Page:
Monitor talks with Hideki
Odaka, president of Mitsubishi Gas Chemical.
Chemical is a world leader in producing methanol from
natural gas. Your product portfolio also includes commodity
chemicals, such as ammonia, hydrogen peroxide and xylene,
and specialty chemicals, such as BT resin for printed
circuit boards. Your Ageless oxygen absorber is a market
leader in products for keeping packaged foods fresh.
Where do you go from here? What kind of company do you
want Mitsubishi Gas Chemical to be in 5 or 10 years?
We are concentrating on two
main strategic priorities. One priority is to focus
our business on product categories where we can differentiate
our offerings advantageously from competitors'. The
other priority is to coordinate management better among
the companies in the Mitsubishi Gas Chemical Group to
strengthen our overall competitiveness.
Does your emphasis on differentiation
mean exiting markets for commodity chemicals?
It means focusing especially
on fine chemicals, on materials for the electronics
industry and on other high-value-added products. Commodity
chemicals will remain an important part of our product
portfolio. But our business will grow more rapidly in
What do you mean by coordinating
management better among group companies?
Until recent years, Japan's
business media and Japanese shareholders were interested
mainly in nonconsolidated, parent-company financial
performance. Consolidated, group results were a secondary
consideration. That has changed as escalating competition
has obliged managements to employ assets more efficiently
and as globalization has obliged us to adopt more-transparent
accounting practices. At Mitsubishi Gas Chemical, we
are working to optimize our operations in the context
of overall, group performance.
What technological strengths underlie
the Mitsubishi Gas Chemical Group's performance in the
The president exhibits two examples of food packaging
that contains Mitsubishi Gas Chemical products.
High-tech nylon from the company helps retain the
fizz in carbonated beverages. And Mitsubishi Gas
Chemical's oxygen-absorbing Ageless appears as a
thin laminate in a growing range of food-packaging
Our strengths are highly distinctive
and highly competitive. A very fundamental strength is
our technological momentum as the industry pioneer in
producing methanol from natural gas. Another important
strength is our expertise in electronics-related technologies,
such as garnet crystals, printed circuit boards and semiconductor
The Ageless product line evidences another
technological pillar of our business. Based on the oxygen
affinity of iron powder, Ageless preserves freshness by
preventing oxidation and by preventing the growth of fungi
and aerobic bacteria. It originally appeared as packets
in packages, and that remains the most common application.
But we also have begun supplying Ageless as a laminate
for food-packaging bags. I should mention that we supply
Ageless for packaging electronic components, too.
Geography is another
strength for you, isn't it?
We have built plants outside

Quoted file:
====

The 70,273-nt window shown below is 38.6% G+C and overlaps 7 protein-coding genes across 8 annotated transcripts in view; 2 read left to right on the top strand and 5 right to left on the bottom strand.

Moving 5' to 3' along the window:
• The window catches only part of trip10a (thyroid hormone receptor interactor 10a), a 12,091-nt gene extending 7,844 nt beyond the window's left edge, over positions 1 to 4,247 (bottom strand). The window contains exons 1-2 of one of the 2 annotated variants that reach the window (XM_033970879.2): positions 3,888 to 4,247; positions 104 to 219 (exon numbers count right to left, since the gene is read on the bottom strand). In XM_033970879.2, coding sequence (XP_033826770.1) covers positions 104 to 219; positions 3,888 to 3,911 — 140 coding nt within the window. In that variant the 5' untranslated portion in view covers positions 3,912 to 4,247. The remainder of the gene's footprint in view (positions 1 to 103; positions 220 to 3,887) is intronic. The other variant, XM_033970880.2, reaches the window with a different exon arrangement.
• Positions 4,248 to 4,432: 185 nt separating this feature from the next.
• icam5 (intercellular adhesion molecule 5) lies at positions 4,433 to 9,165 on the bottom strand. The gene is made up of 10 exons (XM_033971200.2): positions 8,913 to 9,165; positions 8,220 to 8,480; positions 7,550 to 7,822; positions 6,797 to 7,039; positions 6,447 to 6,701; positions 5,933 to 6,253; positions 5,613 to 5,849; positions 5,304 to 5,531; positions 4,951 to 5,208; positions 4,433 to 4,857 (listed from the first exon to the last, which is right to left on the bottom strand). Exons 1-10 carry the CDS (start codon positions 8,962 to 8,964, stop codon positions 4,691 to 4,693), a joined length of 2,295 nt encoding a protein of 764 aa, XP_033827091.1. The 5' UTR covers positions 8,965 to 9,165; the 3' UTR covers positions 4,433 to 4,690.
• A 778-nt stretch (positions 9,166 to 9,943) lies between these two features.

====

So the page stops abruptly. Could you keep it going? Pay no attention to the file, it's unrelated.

Japan for three very different reasons. One reason is
proximity to supplies of natural gas. We own equity
stakes in plants in Saudi Arabia and Venezuela that
convert natural gas into methanol. And we participate
in methanol production ventures in a nonownership capacity
in other nations where natural gas is plentiful.
A second reason for globalizing production
is cost-competitiveness. Japan's high-cost environment
is unsuited to production of some commodity products.
Our customers have shifted some of their production
to other Asian nations. And we have built plants in
Southeast Asia and in other regions to serve them with
high-quality, cost-competitive raw materials.
Our third main reason pertains to technology
and product strategy. We are making the most of our
strengths in selected high-value-added products by producing
those products locally in principal markets. A good
example is MX Nylon. That material offers excellent
strength and good formability. It also offers superior
gas barrier characteristics. In bottles for carbonated
beverages, that helps retain the carbonation. We are
the only producer of MX Nylon in the world. And we are
building a plant in the United States to complement
our MX Nylon plant in Japan.
Your company has an interesting
Yes. Mitsubishi Gas Chemical
arose through the 1971 merger of Mitsubishi Edogawa
Chemical and Japan Gas Chemical. The former had been
established in 1918 to supply barium to a Mitsubishi
company that made paper, and it subsequently had developed
various chemicals, including hydrogen peroxide. The
latter was founded in 1951 as the first Japanese company
to produce methanol from natural gas. Both of our founders
were highly technology-intensive enterprises.
We are proud to add an important facet
to the vast range of services and products available
from the Mitsubishi companies. And we are grateful for
the benefits that we enjoy by virtue of bearing the
Mitsubishi name. Mitsubishi Gas Chemical is a smallish
company by the standards of the global chemical industry.
But wherever we go in the world, we can dispense with
self-introductions. The name says it all.